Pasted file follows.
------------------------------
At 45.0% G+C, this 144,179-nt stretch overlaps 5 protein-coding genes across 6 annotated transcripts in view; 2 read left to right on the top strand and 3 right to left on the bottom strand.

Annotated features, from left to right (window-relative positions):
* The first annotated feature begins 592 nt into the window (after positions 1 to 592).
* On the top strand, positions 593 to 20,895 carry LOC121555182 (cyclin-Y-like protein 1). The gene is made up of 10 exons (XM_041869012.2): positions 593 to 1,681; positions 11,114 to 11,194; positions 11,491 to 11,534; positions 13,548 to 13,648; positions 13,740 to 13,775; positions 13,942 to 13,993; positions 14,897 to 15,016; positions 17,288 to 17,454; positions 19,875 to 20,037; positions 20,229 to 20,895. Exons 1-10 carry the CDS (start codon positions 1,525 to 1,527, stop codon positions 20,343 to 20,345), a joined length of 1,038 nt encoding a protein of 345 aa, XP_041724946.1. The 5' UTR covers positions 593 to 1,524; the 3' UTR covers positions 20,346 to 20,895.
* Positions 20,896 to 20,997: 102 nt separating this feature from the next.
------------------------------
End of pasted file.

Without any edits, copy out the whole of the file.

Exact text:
At 45.0% G+C, this 144,179-nt stretch overlaps 5 protein-coding genes across 6 annotated transcripts in view; 2 read left to right on the top strand and 3 right to left on the bottom strand.

Annotated features, from left to right (window-relative positions):
* The first annotated feature begins 592 nt into the window (after positions 1 to 592).
* On the top strand, positions 593 to 20,895 carry LOC121555182 (cyclin-Y-like protein 1). The gene is made up of 10 exons (XM_041869012.2): positions 593 to 1,681; positions 11,114 to 11,194; positions 11,491 to 11,534; positions 13,548 to 13,648; positions 13,740 to 13,775; positions 13,942 to 13,993; positions 14,897 to 15,016; positions 17,288 to 17,454; positions 19,875 to 20,037; positions 20,229 to 20,895. Exons 1-10 carry the CDS (start codon positions 1,525 to 1,527, stop codon positions 20,343 to 20,345), a joined length of 1,038 nt encoding a protein of 345 aa, XP_041724946.1. The 5' UTR covers positions 593 to 1,524; the 3' UTR covers positions 20,346 to 20,895.
* Positions 20,896 to 20,997: 102 nt separating this feature from the next.